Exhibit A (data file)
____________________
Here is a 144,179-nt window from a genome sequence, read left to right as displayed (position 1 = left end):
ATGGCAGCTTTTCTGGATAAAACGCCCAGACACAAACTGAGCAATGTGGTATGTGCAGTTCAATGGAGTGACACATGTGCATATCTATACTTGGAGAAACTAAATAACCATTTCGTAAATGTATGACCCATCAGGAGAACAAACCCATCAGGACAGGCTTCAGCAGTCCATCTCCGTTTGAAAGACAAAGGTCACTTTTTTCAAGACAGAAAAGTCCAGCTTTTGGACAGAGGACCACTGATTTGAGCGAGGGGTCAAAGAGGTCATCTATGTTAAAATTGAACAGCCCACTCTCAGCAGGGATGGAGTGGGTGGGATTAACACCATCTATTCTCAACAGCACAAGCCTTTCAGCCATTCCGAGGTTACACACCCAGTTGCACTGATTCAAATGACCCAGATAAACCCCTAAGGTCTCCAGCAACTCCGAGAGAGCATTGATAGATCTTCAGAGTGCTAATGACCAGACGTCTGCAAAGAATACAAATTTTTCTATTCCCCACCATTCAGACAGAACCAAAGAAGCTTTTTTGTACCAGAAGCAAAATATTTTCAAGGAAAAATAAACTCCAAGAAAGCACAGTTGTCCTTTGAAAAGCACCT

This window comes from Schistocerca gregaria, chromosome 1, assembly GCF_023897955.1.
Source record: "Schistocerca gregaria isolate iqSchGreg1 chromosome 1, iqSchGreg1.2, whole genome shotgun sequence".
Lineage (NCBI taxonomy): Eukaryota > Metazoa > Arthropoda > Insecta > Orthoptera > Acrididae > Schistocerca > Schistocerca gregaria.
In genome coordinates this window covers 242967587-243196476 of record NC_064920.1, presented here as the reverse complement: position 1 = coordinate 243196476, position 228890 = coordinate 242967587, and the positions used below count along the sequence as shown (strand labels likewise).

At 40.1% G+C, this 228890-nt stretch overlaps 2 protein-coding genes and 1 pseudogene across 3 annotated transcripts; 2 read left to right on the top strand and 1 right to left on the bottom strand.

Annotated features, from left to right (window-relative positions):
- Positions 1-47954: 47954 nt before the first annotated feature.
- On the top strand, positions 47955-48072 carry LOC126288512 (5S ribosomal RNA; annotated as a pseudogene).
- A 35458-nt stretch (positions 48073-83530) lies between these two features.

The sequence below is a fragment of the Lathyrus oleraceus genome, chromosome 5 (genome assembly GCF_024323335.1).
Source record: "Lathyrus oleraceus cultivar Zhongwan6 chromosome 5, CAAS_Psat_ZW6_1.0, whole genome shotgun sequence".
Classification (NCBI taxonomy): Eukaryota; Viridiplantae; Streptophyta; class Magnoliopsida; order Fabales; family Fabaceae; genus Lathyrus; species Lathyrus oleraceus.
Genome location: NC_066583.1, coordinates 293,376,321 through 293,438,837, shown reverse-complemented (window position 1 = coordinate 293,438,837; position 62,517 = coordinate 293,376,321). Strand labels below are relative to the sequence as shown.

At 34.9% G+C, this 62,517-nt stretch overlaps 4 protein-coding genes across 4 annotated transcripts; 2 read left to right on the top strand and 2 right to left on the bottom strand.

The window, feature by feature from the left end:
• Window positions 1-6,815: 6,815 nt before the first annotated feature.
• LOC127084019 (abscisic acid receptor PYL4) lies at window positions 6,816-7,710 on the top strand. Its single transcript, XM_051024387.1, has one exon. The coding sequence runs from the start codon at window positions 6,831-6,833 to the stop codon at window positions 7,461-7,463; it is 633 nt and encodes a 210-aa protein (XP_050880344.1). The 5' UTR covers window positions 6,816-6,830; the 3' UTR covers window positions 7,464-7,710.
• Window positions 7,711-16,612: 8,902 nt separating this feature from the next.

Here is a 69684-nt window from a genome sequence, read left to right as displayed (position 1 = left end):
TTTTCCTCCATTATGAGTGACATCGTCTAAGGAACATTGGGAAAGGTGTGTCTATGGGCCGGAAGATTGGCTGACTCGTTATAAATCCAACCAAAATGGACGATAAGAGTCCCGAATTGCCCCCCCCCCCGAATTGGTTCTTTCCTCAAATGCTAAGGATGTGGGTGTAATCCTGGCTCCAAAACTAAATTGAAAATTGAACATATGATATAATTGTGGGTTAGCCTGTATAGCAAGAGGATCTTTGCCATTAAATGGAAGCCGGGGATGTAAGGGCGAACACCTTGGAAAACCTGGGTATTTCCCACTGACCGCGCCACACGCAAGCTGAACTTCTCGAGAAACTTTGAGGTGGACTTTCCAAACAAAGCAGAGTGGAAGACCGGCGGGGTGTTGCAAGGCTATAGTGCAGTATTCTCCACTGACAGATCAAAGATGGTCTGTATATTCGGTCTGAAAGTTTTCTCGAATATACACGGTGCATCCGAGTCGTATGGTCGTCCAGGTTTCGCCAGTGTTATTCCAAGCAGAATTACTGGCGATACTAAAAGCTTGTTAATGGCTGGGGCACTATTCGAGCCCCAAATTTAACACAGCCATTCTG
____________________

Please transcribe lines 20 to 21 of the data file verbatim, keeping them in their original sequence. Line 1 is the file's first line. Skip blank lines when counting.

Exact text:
• Window positions 7,711-16,612: 8,902 nt separating this feature from the next.

Here is a 69684-nt window from a genome sequence, read left to right as displayed (position 1 = left end):